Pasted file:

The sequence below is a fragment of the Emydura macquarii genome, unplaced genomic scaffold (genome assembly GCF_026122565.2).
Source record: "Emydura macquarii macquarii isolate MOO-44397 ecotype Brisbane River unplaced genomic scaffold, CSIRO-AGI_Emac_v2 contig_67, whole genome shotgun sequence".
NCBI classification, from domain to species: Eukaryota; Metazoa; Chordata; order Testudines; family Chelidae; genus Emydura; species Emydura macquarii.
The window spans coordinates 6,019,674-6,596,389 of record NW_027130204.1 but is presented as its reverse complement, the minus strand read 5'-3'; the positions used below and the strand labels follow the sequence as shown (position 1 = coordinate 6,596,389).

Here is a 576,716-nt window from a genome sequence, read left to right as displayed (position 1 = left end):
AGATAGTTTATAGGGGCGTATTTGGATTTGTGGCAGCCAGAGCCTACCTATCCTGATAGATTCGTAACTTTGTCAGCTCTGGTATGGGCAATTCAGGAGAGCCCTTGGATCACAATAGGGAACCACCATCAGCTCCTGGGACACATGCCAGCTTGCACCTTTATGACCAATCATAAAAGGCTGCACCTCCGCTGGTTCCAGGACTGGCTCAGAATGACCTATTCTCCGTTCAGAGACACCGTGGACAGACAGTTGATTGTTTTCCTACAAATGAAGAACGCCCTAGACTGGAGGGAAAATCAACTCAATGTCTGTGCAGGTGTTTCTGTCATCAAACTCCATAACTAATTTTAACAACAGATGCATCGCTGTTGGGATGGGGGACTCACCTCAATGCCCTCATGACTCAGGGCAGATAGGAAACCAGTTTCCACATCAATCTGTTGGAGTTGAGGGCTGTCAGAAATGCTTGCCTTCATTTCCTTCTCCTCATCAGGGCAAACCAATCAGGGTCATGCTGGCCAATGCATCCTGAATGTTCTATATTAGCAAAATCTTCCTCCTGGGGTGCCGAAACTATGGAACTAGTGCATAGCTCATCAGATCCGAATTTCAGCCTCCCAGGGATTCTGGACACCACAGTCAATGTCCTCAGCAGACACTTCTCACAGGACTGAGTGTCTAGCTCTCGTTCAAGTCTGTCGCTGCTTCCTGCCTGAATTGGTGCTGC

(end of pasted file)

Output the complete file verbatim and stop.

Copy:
The sequence below is a fragment of the Emydura macquarii genome, unplaced genomic scaffold (genome assembly GCF_026122565.2).
Source record: "Emydura macquarii macquarii isolate MOO-44397 ecotype Brisbane River unplaced genomic scaffold, CSIRO-AGI_Emac_v2 contig_67, whole genome shotgun sequence".
NCBI classification, from domain to species: Eukaryota; Metazoa; Chordata; order Testudines; family Chelidae; genus Emydura; species Emydura macquarii.
The window spans coordinates 6,019,674-6,596,389 of record NW_027130204.1 but is presented as its reverse complement, the minus strand read 5'-3'; the positions used below and the strand labels follow the sequence as shown (position 1 = coordinate 6,596,389).

Here is a 576,716-nt window from a genome sequence, read left to right as displayed (position 1 = left end):
AGATAGTTTATAGGGGCGTATTTGGATTTGTGGCAGCCAGAGCCTACCTATCCTGATAGATTCGTAACTTTGTCAGCTCTGGTATGGGCAATTCAGGAGAGCCCTTGGATCACAATAGGGAACCACCATCAGCTCCTGGGACACATGCCAGCTTGCACCTTTATGACCAATCATAAAAGGCTGCACCTCCGCTGGTTCCAGGACTGGCTCAGAATGACCTATTCTCCGTTCAGAGACACCGTGGACAGACAGTTGATTGTTTTCCTACAAATGAAGAACGCCCTAGACTGGAGGGAAAATCAACTCAATGTCTGTGCAGGTGTTTCTGTCATCAAACTCCATAACTAATTTTAACAACAGATGCATCGCTGTTGGGATGGGGGACTCACCTCAATGCCCTCATGACTCAGGGCAGATAGGAAACCAGTTTCCACATCAATCTGTTGGAGTTGAGGGCTGTCAGAAATGCTTGCCTTCATTTCCTTCTCCTCATCAGGGCAAACCAATCAGGGTCATGCTGGCCAATGCATCCTGAATGTTCTATATTAGCAAAATCTTCCTCCTGGGGTGCCGAAACTATGGAACTAGTGCATAGCTCATCAGATCCGAATTTCAGCCTCCCAGGGATTCTGGACACCACAGTCAATGTCCTCAGCAGACACTTCTCACAGGACTGAGTGTCTAGCTCTCGTTCAAGTCTGTCGCTGCTTCCTGCCTGAATTGGTGCTGC